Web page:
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Razzleberry B l u e

Ombre, Ombre!
The good kind of feeling blue.

I've always wanted to try the ombre or gradient styled nail design, but was never sure the best way to execute. I tried a few different methods and I'm here to tell you which ones worked the best. 

So, you will need: 3 nail polish colors that match in tone // a clear coat and a base // a toothpick // a piece of tin foil // a triangular foundation makeup sponge 


I chose the Essie all-in-one base and top coat, 
and my three Essie colors: butler please, bikini so teeny, and mint candy apple.  


First, trim and file your nails so they are proportionate and symmetrical with one another.  
Then wash and dry your hands before you lay down the base coat.  
This is very important to ensure the paint sticks evenly 
and helps promote the longevity of your paint job. 


Second, after the base is dry put only one coat of the lightest color down first.  
It is okay if they are a little imperfect and look like they need a second coat, 
no need to cake them up with an additional coat.  


Third,  is when I decided which methods I thought were best.  
Shown above is one method that many have liked in doing the gradient effect, 
although I found it was best only to start the sponge this way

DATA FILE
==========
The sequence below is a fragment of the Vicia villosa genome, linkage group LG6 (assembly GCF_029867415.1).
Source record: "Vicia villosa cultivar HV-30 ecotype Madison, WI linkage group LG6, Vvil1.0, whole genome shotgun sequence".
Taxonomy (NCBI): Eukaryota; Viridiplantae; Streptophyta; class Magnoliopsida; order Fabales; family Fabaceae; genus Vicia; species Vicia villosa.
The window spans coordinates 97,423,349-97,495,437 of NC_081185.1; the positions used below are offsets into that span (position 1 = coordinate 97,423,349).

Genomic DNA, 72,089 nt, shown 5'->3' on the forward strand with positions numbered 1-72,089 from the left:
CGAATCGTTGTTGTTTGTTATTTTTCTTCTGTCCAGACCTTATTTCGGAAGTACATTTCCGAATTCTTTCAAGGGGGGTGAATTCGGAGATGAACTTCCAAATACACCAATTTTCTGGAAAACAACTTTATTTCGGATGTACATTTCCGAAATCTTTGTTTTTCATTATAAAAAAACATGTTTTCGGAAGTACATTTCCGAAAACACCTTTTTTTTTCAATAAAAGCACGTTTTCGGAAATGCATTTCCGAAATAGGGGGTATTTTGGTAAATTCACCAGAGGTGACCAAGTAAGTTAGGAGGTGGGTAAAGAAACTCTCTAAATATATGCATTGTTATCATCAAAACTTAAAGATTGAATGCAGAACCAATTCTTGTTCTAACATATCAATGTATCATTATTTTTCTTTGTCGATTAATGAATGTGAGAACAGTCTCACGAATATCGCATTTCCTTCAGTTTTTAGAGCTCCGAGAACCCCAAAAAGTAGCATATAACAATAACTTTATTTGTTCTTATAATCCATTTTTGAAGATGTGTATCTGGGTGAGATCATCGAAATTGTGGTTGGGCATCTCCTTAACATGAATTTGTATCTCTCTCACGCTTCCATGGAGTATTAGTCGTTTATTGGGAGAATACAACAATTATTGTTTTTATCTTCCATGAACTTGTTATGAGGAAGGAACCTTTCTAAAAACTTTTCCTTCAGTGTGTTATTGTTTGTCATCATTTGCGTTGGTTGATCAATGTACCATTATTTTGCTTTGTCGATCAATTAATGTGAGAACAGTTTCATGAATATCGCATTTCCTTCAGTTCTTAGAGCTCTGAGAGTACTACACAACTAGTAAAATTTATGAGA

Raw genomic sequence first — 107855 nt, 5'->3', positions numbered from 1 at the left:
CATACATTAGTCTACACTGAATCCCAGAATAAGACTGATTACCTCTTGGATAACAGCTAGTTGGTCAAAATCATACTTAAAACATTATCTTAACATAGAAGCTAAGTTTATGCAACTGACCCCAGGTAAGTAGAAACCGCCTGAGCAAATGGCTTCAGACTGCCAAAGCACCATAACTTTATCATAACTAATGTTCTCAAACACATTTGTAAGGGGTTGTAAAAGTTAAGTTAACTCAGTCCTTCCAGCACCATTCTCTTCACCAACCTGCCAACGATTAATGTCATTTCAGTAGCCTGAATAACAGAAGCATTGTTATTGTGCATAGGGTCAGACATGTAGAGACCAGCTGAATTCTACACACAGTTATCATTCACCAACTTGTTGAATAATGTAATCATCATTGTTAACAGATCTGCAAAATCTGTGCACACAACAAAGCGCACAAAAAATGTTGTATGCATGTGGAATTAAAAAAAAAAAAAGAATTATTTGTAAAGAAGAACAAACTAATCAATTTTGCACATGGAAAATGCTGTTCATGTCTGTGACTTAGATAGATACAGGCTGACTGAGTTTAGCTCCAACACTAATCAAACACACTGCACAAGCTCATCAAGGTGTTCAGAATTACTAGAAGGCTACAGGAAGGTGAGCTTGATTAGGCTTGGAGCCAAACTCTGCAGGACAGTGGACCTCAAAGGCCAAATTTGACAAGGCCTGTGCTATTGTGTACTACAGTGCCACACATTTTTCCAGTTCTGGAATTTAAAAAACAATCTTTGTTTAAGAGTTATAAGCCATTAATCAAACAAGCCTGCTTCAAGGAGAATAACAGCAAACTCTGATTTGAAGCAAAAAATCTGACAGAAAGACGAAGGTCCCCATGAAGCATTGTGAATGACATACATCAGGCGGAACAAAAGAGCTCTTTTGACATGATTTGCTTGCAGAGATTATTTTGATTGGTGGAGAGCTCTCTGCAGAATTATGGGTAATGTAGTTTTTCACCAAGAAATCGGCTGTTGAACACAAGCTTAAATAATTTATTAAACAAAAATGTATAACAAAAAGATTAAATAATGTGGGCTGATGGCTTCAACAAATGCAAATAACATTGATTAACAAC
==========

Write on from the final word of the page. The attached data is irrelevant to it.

to get the paint the way I wanted.  
You need to make 3 lines of color in order from lightest to darkest 
on the tin foil and very lightly mix the edges of the center color- 
a little with the lighter side and a little with the darker side.



Next, I cut my little sponge in half so I could use the narrow size 
that was about as wide as my thumb.  
The sponge is pliable and you can squeeze it as you apply
 to ensure you get all the color on your smaller fingers. 
So, finally you dip the sponge on the gradient of color 
you have created on the tinfoil and prepare to apply. 



Now, you have a choice.  
I chose to have the dark part of the ombre
 on the bottom closer to the cuticle 
because I felt it mimicked the "moons" we have in our fingers, 
although it is common to prefer the darker part of the fade on the top 
to sort of mimic a french manicure. 
So the chose is yours and then you take that dipped color and line it up above your nail 
so it will be in the perfect place and then press.  
Pick it up and press again. 


Here, is where I switched it up a bit.  
I found after the first dip on the tin foil that all the paint had been absorbed 
and I realized the method of putting the color directly on the sponge would prove more efficient.  
After I had a nice gradient on the sponge to follow because of the first method. 
So I began just following the lines on the sponge and reapplying the polish colors.  
It also wastes less of my essie colors. 

So, just keep thickly reapplying the nail polish
 directly on the sponge and pressing to each nail.  
I liked to keep spongeing it on to each nail until nothing came out of the sponge 
rather rather than focusing on one finger until it was completely done 
because as I continued to go over each one gradually 
it gave me the perfect faded gradient effect. 



Lastly, I topped them with clear coat.  I wait for them the dry and then remove the excess polish.  
You can do this with q-tips and nail polish remover.  
Or I feel scrubbing around the edges in a hot shower always does the trick without the risk of accidentally getting nail polish remover on freshly painted nails.


& Voila! The Finished product. 
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